St. Augustine grass, also called carpetgrass, is a popular grass for its growth habits and its unique appearance and feel. Though it is hardy in many environmental conditions, it is at high risk of a number of fungal diseases that can cause serious damage to a St. Augustine lawn. Stopping these grass invaders requires controlling the conditions that help create a fungal problem and knowing how to treat a problem when it comes up.
In addition to its popularity in coastal areas because of its salt tolerance, St. Augustine grass is also popular in inland areas because it gains a lush, luxurious green carpet when punctiliously tended. It is also tolerant to partial shade, making it a good option for lawns growing under trees that block the sun during parts of the day.
Common varieties of St. Augustine grass disease include brown patch grass disease, take-all root rot and gray leaf spot disease. Brown patch grass disease appears as a series of patches of browning grass the size of tea cup saucers. To verify the presence of brown patch, check for dark-bluish gray edges around the spots. Take-all root rot is characterized by a diffuse, widespread lawn yellowing that slowly becomes large patches of dead grass. Gray leaf spot disease shows itself as tiny gray spots on the grass leaves which spread and eventually deteriorate the entire leaf.
Grass disease can stem from a few different causes. The main cause of fungal grass disease is an overly wet lawn. Prevent fungus-friendly conditions by watering the lawn in the early morning to give the soil a chance to dry overnight. Warm, wet evenings harbor a perfect environment for the fungal invaders that mar and kill St. Augustine grass. A St. Augustine lawn can also get diseases from poor mowing techniques or from contaminated gardening equipment that has been used on diseased grass. Generally, grass should be cut by no more than one-third its original height, and should never be cut shorter than three-fourths of an inch. Cutting St. Augustine too short damages it and leaves it susceptible to disease. To guard against disease spread from lawn equipment, sterilize the equipment, including lawn mower blades, each time they are used on a different lawn.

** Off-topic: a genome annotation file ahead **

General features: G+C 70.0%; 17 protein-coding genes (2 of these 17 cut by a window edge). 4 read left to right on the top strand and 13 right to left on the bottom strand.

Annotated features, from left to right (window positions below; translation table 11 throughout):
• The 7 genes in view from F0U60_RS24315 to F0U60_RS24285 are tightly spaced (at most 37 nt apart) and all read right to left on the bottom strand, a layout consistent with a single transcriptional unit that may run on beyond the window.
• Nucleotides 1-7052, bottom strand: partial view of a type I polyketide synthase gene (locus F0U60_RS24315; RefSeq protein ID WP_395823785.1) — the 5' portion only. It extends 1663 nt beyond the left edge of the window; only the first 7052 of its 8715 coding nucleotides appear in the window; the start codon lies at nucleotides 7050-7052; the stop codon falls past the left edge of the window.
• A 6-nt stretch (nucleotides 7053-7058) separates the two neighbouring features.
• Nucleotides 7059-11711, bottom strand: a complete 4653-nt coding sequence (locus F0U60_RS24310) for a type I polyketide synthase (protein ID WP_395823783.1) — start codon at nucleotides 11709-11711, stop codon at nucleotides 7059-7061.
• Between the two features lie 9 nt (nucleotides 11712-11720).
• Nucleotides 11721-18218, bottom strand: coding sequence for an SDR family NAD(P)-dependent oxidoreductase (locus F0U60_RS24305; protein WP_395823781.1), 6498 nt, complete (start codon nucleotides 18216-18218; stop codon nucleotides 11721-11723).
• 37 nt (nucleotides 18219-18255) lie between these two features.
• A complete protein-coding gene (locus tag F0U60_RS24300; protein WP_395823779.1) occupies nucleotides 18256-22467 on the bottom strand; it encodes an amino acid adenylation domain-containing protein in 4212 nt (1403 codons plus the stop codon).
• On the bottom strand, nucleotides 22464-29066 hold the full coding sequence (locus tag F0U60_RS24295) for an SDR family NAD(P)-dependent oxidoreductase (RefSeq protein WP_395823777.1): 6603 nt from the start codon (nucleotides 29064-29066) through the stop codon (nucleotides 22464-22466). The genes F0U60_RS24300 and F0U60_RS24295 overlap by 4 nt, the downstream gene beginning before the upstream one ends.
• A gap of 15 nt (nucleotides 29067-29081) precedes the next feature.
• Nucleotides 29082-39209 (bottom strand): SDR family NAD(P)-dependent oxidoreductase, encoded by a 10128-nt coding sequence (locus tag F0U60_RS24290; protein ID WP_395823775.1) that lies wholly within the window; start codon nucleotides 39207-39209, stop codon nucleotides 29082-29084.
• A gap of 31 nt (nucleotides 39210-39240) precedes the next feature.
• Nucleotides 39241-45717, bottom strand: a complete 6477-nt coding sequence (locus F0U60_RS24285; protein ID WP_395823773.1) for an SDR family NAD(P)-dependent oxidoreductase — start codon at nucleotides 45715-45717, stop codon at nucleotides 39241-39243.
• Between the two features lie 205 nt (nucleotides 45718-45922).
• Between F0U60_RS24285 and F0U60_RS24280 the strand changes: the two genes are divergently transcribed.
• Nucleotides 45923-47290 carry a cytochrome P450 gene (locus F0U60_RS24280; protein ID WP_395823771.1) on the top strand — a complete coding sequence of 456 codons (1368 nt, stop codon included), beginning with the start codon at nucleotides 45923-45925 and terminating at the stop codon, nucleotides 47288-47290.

If grass is showing signs of disease, it has already been infected with a pathogen for several months. In climates prone to lawn diseases that attack St. Augustine grass, repeated applications of fungicide may be necessary to keep grass disease at bay. In most areas, the best time to apply preventive fungicide to a lawn is in the fall.
Problems with St. Augustine grass which can appear to be disease include overgrown thatch, chinch bugs, grubs, overfertilization and dehydration.